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Like Sheriff Carroll, the warden of the Colorado State Penitentiary was a tough lawman who knew his bad apples. But Roy Best could see a world of difference between the likes of Frank Aguilar and little Joe Arridy.

A former state patrolman and driver for the governor, Best had been one of the troops called out to put down a bloody riot that all but gutted the pen in '29. In the shakeup that followed, he became, at 31, one of the youngest wardens in state history. He would stay on the job for twenty years.

Best not only rebuilt the prison, he remade it, according to his own hard-nosed ideas about discipline and rehabilitation. He pushed for better sanitation, silent periods, individual cells, prison industries, an array of privileges that could be used to reward good behavior. He preferred to flog convicts who misbehaved rather than send them to solitary confinement. He befriended (and all but adopted) some of the prison's most vulnerable inmates, including Jimmy Melton, who'd been tried as an adult for murdering his sister when he was twelve.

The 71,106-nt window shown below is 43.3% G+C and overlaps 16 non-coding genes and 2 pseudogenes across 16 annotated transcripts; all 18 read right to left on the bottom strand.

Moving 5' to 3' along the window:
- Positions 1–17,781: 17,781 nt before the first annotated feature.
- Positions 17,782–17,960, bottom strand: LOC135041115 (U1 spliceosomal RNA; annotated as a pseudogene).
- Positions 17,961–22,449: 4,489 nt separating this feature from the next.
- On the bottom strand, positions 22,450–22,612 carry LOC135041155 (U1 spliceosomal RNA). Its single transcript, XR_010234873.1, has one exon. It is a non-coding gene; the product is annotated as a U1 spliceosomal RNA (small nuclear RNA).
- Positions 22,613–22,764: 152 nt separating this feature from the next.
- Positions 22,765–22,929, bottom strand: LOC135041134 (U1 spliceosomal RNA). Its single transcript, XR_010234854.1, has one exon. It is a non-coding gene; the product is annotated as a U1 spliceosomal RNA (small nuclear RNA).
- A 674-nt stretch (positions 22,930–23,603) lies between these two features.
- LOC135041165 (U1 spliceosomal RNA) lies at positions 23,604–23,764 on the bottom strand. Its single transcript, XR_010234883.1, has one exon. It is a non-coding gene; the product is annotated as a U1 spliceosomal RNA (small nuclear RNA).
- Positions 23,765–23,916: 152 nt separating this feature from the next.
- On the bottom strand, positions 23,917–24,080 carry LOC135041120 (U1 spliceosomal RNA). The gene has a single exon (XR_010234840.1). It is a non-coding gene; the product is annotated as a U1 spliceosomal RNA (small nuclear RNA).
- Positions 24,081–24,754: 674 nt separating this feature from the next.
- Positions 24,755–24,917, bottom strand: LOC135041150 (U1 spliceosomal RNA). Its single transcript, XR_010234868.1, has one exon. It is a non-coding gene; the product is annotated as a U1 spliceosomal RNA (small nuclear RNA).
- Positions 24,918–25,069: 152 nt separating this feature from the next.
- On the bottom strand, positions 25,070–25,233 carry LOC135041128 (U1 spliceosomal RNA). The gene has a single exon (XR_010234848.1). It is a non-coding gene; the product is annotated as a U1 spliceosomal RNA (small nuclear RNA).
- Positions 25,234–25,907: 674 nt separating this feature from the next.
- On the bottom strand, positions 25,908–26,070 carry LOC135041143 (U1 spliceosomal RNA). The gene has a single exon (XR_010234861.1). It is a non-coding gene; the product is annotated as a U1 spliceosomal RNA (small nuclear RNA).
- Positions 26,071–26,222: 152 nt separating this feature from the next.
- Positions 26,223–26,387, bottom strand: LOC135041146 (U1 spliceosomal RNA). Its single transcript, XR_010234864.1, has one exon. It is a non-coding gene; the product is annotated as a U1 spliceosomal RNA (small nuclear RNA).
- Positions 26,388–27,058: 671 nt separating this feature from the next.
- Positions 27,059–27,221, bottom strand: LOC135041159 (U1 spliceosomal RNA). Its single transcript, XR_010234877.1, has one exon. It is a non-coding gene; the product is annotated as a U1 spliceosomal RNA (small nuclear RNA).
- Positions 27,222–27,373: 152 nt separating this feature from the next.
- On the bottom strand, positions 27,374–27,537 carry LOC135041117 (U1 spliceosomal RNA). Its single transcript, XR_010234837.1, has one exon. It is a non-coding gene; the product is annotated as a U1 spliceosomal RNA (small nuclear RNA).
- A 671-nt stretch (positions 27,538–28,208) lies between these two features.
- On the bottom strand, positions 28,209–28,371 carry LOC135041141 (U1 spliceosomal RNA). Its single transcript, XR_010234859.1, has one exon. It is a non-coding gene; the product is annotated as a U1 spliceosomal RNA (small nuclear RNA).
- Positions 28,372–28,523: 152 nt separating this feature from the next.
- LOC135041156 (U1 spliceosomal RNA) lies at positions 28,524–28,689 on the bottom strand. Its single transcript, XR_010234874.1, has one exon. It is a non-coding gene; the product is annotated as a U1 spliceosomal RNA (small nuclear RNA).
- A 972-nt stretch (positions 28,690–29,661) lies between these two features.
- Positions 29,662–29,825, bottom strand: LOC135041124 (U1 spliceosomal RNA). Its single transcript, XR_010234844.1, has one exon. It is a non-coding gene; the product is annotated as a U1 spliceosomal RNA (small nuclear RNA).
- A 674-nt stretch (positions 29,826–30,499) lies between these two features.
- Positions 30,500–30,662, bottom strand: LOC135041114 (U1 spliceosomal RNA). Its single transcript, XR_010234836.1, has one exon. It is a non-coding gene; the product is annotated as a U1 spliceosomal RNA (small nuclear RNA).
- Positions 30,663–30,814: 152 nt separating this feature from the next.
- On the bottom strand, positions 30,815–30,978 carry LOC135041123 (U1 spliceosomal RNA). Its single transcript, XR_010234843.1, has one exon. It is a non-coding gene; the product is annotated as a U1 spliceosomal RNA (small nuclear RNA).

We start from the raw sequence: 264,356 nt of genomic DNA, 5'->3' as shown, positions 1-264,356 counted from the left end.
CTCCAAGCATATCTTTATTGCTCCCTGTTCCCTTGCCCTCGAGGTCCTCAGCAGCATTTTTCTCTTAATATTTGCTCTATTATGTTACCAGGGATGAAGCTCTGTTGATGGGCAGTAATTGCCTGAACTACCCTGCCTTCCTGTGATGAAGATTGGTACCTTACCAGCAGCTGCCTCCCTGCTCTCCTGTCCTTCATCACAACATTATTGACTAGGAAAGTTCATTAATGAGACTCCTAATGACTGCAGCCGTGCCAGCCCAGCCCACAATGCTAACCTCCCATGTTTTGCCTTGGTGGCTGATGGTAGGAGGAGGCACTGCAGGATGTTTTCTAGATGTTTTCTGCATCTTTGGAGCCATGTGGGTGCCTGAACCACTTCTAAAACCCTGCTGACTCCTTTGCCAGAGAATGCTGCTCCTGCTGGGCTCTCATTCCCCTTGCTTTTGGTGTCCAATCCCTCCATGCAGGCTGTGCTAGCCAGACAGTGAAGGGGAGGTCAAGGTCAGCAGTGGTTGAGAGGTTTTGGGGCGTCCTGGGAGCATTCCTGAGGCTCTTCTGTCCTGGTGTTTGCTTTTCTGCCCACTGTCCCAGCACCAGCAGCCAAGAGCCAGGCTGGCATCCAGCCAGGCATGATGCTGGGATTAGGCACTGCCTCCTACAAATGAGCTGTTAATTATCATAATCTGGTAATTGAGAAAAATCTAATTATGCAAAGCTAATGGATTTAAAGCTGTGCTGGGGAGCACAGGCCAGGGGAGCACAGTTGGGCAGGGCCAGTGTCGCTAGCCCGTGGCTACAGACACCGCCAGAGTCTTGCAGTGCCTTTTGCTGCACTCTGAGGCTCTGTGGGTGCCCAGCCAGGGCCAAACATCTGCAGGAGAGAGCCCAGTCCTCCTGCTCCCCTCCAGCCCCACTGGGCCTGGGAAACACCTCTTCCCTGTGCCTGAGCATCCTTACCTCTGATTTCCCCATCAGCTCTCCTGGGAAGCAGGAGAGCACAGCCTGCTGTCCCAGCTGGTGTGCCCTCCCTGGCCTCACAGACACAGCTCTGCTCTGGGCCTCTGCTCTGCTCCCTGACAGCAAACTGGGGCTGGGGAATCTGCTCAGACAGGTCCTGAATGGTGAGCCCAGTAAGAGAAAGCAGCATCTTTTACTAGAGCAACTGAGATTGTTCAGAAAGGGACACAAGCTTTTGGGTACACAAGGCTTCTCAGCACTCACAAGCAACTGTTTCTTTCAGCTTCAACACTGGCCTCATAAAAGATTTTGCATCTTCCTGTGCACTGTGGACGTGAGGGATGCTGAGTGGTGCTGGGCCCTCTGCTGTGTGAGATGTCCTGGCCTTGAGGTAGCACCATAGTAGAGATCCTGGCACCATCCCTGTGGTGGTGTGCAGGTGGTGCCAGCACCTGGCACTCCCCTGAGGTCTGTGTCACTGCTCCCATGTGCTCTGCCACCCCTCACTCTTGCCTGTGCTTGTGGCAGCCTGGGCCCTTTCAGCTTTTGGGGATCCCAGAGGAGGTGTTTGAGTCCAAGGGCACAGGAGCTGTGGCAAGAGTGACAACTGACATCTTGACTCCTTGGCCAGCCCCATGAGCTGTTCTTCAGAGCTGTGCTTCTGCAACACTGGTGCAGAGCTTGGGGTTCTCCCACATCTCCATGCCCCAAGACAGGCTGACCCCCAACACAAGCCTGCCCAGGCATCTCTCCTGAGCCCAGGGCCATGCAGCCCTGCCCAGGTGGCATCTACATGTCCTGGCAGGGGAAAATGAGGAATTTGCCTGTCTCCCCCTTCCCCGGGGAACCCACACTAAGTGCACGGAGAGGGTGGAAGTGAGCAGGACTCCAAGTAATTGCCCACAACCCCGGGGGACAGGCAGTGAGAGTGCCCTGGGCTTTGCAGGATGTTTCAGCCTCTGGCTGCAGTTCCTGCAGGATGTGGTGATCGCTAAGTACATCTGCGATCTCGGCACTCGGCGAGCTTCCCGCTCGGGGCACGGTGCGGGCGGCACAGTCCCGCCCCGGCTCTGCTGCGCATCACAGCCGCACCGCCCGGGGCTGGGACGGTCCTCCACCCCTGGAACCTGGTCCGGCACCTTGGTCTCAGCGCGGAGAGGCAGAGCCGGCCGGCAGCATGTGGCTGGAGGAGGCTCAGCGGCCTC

Arridy was one of Best's special cases. The warden brought him picture books, a battery-powered toy car — and, toward the end of his stay, the toy train. "Joe Arridy is the happiest man who ever lived on death row," Best told reporters.

The twenty months Arridy spent in Best's domain were unlike anything he had known before. Taking their cue from the warden, the guards didn't harass him. The other condemned men humored him and put up with his games. They didn't call him a feeb, a pervert or, worse, a diseased germ plasma. Perhaps he reminded them of the children they had once been. To others, it may not have seemed like much of a life, but it was something like acceptance.